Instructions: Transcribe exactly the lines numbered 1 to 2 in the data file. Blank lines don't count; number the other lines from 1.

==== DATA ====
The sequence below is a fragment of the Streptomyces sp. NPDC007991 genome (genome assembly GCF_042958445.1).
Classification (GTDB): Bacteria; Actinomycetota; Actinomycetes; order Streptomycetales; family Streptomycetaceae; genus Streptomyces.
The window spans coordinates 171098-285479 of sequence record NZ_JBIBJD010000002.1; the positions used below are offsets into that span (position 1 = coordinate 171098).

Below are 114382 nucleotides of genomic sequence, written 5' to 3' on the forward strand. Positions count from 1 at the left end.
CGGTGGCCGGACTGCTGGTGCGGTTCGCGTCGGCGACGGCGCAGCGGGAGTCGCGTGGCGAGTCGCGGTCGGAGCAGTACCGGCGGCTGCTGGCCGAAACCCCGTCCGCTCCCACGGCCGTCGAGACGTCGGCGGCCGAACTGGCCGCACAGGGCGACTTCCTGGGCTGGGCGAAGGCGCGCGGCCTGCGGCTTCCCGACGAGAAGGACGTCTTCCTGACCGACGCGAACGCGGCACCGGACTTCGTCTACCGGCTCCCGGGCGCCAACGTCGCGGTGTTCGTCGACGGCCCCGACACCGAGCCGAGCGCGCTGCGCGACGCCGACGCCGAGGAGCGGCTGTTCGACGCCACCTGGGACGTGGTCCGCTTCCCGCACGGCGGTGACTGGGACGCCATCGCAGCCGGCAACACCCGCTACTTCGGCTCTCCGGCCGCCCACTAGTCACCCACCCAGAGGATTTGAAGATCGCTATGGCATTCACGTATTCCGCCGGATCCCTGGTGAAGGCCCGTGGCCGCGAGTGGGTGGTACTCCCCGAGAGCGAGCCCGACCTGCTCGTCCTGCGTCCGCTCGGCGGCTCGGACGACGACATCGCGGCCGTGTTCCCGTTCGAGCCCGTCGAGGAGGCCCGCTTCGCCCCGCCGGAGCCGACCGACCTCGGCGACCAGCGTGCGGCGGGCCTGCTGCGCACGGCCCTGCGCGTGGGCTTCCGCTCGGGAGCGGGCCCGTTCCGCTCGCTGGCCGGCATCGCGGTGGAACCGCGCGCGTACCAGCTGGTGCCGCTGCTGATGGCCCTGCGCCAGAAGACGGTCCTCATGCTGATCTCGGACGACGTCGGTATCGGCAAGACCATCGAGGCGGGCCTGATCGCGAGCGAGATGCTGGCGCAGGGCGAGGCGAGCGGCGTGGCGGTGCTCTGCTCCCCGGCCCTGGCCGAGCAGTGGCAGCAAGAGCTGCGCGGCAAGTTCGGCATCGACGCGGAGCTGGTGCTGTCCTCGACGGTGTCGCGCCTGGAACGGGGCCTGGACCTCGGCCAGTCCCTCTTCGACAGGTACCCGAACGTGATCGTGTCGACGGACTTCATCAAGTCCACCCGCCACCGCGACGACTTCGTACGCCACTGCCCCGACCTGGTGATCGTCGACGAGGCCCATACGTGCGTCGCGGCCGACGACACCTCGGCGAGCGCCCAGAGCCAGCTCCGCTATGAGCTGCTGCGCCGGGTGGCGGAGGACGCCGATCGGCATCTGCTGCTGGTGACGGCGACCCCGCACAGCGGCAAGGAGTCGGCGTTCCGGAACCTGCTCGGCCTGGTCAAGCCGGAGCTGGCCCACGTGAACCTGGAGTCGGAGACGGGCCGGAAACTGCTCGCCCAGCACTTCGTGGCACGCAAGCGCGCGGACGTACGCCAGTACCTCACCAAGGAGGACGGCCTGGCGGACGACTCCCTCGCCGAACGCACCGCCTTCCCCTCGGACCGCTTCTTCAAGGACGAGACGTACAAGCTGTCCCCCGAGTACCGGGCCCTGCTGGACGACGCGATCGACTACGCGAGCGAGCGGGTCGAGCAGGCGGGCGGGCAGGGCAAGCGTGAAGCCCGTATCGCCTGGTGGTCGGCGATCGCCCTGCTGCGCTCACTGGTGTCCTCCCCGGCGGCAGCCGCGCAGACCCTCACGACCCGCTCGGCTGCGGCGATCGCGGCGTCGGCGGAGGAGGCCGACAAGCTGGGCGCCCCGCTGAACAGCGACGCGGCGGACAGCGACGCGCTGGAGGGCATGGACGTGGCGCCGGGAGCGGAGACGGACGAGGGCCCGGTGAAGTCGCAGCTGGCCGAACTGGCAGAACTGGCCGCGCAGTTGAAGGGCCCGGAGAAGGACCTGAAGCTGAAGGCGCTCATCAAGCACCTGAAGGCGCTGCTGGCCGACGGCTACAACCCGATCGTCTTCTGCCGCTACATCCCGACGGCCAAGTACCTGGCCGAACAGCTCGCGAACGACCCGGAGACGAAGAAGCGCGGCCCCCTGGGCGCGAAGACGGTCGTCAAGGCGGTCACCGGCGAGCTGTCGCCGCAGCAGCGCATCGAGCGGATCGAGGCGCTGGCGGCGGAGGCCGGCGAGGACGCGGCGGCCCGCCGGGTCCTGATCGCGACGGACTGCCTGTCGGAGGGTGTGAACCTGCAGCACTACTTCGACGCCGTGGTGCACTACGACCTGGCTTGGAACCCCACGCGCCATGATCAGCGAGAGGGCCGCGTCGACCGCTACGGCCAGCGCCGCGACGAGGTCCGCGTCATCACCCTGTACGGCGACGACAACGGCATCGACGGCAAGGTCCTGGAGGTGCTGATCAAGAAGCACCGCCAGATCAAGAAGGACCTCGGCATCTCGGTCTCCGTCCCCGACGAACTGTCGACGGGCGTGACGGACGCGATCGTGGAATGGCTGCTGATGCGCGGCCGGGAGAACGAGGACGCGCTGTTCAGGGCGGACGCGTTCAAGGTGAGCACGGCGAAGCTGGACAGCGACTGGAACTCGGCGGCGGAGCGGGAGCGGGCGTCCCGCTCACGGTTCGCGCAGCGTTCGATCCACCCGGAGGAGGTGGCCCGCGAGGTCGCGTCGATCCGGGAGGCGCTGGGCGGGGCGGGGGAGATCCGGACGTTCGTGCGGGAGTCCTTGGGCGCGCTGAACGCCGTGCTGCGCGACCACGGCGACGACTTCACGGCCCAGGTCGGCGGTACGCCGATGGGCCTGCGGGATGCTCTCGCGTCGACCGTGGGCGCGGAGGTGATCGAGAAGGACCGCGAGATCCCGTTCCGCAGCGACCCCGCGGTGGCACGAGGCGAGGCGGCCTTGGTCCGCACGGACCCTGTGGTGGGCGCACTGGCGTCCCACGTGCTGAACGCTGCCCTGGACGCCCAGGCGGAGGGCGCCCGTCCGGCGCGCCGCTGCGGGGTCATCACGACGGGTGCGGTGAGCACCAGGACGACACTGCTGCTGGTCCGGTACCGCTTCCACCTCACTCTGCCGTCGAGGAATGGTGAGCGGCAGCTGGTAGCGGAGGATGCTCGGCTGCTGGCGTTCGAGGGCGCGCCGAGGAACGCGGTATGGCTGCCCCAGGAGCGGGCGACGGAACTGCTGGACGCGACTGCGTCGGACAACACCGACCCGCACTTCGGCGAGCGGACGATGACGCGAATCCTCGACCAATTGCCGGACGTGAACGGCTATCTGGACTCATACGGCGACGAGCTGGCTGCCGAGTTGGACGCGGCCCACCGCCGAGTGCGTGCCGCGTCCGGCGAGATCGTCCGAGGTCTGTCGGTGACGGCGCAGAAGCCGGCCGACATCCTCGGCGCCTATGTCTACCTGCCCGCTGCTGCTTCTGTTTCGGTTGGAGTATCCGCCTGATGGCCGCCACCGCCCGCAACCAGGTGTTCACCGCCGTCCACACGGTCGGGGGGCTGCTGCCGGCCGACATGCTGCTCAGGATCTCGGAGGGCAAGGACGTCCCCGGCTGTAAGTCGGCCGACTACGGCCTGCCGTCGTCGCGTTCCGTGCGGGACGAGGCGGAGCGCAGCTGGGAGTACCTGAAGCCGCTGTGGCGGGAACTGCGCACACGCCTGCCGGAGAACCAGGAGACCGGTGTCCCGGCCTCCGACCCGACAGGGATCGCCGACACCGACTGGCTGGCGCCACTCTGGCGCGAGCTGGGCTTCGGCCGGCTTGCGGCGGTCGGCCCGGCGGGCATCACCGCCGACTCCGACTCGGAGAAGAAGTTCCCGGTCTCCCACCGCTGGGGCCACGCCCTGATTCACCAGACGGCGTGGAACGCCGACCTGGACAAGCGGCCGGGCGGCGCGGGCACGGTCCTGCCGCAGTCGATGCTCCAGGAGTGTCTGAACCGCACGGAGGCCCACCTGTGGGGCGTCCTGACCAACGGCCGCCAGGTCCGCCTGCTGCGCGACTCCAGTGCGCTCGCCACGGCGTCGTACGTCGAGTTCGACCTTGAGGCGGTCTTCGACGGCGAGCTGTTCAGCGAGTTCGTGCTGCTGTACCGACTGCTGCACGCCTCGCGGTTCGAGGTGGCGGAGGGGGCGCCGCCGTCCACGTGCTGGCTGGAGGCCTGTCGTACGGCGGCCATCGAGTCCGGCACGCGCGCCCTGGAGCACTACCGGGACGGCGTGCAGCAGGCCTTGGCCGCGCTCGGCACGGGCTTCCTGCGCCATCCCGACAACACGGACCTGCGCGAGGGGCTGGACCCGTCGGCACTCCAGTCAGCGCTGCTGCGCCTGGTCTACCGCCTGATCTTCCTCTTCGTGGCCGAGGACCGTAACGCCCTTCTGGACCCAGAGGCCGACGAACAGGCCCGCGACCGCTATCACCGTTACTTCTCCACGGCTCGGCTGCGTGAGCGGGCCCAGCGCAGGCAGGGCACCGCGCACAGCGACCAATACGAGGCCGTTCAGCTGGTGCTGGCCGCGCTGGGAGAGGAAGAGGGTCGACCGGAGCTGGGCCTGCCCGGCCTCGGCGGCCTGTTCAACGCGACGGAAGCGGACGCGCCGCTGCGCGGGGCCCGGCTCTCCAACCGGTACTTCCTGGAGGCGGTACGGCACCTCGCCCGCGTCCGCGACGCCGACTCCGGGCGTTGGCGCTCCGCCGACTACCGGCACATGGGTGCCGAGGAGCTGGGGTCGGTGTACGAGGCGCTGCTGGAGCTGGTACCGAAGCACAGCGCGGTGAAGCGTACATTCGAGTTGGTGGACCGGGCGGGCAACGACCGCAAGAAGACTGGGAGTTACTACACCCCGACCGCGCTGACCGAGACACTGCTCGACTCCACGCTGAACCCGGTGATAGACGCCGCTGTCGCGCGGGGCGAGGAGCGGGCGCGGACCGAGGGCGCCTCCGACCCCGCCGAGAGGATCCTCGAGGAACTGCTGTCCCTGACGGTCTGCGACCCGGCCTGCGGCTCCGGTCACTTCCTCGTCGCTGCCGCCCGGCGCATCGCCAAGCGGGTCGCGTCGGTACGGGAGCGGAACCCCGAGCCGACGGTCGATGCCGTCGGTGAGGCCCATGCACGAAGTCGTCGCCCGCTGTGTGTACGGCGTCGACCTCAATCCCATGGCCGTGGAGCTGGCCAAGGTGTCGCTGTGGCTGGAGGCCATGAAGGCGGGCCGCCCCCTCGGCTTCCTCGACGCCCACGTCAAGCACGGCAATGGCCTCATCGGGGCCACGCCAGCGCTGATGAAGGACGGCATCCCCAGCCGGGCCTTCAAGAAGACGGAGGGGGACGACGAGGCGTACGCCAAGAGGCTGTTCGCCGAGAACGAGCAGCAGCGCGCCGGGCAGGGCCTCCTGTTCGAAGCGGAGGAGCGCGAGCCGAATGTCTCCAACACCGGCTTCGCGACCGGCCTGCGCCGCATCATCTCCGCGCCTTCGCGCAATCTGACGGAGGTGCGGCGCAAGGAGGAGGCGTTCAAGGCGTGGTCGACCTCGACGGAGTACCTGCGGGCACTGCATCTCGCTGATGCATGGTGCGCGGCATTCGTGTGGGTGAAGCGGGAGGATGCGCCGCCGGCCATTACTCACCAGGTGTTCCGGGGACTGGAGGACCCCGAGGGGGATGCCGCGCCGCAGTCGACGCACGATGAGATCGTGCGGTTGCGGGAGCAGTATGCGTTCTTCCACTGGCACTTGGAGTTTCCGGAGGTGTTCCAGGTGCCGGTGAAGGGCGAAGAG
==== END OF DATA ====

The sequence below is a fragment of the Streptomyces sp. NPDC007991 genome (genome assembly GCF_042958445.1).
Classification (GTDB): Bacteria; Actinomycetota; Actinomycetes; order Streptomycetales; family Streptomycetaceae; genus Streptomyces.